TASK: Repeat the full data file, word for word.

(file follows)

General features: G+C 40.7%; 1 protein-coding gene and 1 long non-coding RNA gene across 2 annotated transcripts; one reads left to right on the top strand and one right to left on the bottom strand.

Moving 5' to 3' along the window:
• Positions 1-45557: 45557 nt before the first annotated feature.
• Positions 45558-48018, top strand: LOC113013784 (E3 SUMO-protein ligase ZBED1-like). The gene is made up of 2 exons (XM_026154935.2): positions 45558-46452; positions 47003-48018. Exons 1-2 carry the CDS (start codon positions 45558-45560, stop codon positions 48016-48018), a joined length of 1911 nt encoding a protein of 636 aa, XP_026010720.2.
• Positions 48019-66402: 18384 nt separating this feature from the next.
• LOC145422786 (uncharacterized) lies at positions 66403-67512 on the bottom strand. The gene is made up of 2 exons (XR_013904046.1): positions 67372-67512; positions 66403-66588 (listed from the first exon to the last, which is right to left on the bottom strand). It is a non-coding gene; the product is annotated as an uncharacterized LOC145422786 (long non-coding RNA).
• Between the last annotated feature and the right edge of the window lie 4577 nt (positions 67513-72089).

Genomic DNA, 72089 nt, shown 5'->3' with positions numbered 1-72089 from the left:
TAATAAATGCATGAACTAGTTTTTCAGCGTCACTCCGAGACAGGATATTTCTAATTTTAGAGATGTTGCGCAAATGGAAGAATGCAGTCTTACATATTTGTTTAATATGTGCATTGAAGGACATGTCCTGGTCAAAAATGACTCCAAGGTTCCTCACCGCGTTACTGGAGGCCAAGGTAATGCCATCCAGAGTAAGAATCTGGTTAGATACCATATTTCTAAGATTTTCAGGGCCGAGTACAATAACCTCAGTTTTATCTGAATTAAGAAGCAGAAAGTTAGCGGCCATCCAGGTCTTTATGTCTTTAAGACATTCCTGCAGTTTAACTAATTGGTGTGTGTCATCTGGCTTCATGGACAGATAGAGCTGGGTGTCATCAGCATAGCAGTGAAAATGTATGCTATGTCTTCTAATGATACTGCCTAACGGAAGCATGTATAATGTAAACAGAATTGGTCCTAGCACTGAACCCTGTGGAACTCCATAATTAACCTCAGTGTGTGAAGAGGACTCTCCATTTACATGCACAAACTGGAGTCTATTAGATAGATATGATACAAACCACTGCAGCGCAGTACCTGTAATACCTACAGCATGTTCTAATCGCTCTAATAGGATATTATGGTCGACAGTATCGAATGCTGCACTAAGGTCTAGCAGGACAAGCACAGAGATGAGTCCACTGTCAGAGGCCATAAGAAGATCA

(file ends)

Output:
General features: G+C 40.7%; 1 protein-coding gene and 1 long non-coding RNA gene across 2 annotated transcripts; one reads left to right on the top strand and one right to left on the bottom strand.

Moving 5' to 3' along the window:
• Positions 1-45557: 45557 nt before the first annotated feature.
• Positions 45558-48018, top strand: LOC113013784 (E3 SUMO-protein ligase ZBED1-like). The gene is made up of 2 exons (XM_026154935.2): positions 45558-46452; positions 47003-48018. Exons 1-2 carry the CDS (start codon positions 45558-45560, stop codon positions 48016-48018), a joined length of 1911 nt encoding a protein of 636 aa, XP_026010720.2.
• Positions 48019-66402: 18384 nt separating this feature from the next.
• LOC145422786 (uncharacterized) lies at positions 66403-67512 on the bottom strand. The gene is made up of 2 exons (XR_013904046.1): positions 67372-67512; positions 66403-66588 (listed from the first exon to the last, which is right to left on the bottom strand). It is a non-coding gene; the product is annotated as an uncharacterized LOC145422786 (long non-coding RNA).
• Between the last annotated feature and the right edge of the window lie 4577 nt (positions 67513-72089).

Genomic DNA, 72089 nt, shown 5'->3' with positions numbered 1-72089 from the left:
TAATAAATGCATGAACTAGTTTTTCAGCGTCACTCCGAGACAGGATATTTCTAATTTTAGAGATGTTGCGCAAATGGAAGAATGCAGTCTTACATATTTGTTTAATATGTGCATTGAAGGACATGTCCTGGTCAAAAATGACTCCAAGGTTCCTCACCGCGTTACTGGAGGCCAAGGTAATGCCATCCAGAGTAAGAATCTGGTTAGATACCATATTTCTAAGATTTTCAGGGCCGAGTACAATAACCTCAGTTTTATCTGAATTAAGAAGCAGAAAGTTAGCGGCCATCCAGGTCTTTATGTCTTTAAGACATTCCTGCAGTTTAACTAATTGGTGTGTGTCATCTGGCTTCATGGACAGATAGAGCTGGGTGTCATCAGCATAGCAGTGAAAATGTATGCTATGTCTTCTAATGATACTGCCTAACGGAAGCATGTATAATGTAAACAGAATTGGTCCTAGCACTGAACCCTGTGGAACTCCATAATTAACCTCAGTGTGTGAAGAGGACTCTCCATTTACATGCACAAACTGGAGTCTATTAGATAGATATGATACAAACCACTGCAGCGCAGTACCTGTAATACCTACAGCATGTTCTAATCGCTCTAATAGGATATTATGGTCGACAGTATCGAATGCTGCACTAAGGTCTAGCAGGACAAGCACAGAGATGAGTCCACTGTCAGAGGCCATAAGAAGATCA